Various studies refer to anxiety as an important factor for symptom expression in RAP [18,19]. It is known that adults with functional dyspepsia have higher levels of state-trait anxiety, depression and neuroticism than patients with duodenal ulcers and healthy controls . Olafsdottir et al,  compared psychological factors in a group of 25 children (aged 7-13 y) with RAP without organic disease, with a control group. A tendency for high scores, but within the normal range, was found for depression, anxiety and withdrawal in the RAP group compared with the Personality Inventory for Children.
Stordal et al.  who studied 44 children with RAP, referred that parents of the children completed a Child Behavior Checklist for externalizing and internalizing behavior problems. The total scores were in the normal limits for 89% of the children.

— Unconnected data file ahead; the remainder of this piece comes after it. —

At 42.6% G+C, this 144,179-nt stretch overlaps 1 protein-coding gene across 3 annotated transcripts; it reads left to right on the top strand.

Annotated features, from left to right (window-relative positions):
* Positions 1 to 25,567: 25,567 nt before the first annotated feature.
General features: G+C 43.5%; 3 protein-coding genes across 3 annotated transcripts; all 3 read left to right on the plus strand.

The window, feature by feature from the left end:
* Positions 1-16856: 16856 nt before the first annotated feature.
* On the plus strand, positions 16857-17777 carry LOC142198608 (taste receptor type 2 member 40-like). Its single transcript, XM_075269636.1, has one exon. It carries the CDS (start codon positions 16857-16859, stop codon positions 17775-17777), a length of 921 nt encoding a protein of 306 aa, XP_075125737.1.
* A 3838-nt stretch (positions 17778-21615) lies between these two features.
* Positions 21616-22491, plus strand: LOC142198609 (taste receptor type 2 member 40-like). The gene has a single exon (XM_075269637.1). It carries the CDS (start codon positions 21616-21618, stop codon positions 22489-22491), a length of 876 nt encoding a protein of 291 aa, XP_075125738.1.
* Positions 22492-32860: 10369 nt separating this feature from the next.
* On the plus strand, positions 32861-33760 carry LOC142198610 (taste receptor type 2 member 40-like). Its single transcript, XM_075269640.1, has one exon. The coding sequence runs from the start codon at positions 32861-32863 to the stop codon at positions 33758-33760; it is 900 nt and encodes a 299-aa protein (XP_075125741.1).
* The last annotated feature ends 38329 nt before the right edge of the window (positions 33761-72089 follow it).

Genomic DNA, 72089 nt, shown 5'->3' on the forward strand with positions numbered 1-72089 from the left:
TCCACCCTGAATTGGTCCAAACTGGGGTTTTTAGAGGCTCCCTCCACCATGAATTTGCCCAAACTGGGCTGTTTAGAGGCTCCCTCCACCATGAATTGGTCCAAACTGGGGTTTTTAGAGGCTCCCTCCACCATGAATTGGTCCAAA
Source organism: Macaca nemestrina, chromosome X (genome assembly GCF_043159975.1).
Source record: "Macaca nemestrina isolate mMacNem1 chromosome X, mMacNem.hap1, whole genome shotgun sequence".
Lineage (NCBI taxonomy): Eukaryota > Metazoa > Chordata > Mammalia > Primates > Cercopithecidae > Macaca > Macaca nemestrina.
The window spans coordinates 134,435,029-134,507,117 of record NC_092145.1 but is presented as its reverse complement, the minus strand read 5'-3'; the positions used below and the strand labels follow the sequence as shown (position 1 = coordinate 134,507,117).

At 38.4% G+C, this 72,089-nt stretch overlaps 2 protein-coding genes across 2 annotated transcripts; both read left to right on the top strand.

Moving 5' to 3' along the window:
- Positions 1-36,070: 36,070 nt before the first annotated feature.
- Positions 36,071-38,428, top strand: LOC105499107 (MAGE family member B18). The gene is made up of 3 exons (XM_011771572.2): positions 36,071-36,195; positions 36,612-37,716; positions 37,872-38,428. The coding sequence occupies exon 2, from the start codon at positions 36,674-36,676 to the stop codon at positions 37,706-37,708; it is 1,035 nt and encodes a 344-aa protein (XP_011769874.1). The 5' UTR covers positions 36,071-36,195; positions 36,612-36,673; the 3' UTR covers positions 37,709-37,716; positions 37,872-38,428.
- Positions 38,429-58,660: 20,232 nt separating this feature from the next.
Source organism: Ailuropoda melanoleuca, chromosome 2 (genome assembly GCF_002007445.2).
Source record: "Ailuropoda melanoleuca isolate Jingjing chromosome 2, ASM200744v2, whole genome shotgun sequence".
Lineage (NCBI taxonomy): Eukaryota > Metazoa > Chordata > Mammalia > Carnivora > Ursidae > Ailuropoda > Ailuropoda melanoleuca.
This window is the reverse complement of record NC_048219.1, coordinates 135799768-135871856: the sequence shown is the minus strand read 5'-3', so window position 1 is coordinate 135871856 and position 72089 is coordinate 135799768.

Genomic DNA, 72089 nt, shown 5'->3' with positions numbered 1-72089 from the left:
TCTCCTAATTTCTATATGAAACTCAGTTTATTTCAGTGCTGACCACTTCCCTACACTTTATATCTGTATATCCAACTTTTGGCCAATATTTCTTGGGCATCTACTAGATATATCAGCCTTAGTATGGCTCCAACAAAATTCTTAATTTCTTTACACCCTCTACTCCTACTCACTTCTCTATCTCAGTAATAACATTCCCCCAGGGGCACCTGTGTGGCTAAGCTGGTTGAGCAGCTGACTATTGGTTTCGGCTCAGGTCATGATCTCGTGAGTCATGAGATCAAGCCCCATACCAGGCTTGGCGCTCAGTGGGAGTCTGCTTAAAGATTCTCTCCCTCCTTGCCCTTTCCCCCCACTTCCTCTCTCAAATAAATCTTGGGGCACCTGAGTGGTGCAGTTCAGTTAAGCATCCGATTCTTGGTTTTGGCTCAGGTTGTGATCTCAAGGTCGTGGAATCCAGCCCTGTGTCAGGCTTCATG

It is remarkable that they showed organic abnormalities in 20 out of 44 children with RAP.
In our study we found organic abnormalities in 28 out of 106 children with RAP.
The remained 78 children defined to have functional RAP and found to suffer more frequent (in totally) from anxiety, depression and behavior derangement as healthy controls. Moreover from the 6 items that referred to anxiety, 3 differed statistically significant between the patient and control group. From the 16 items that referred to depression scale, 9 differed statistically significant between the two groups. In the behavior scale 9 out of 13 items considered statistically significant, with part of them to differ significant between the two groups.
Our study shows that psychological factors are more frequent in children with RAP and this is in accordance with similar studies in adult population with functional dyspepsia . The above two studies in children with RAP [16,17], failed to show a strong relation between RAP and psychological factors. This could be attributed to the fact that the first one had a relative small size of study population and the second also included children with non-functional RAP.
Overall, we conclude that factors such family movement, lower family socioeconomic status, family economic problems and psychological factors are associated with symptoms expression in children with functional RAP. More studies are necessary in the future to confirm these findings.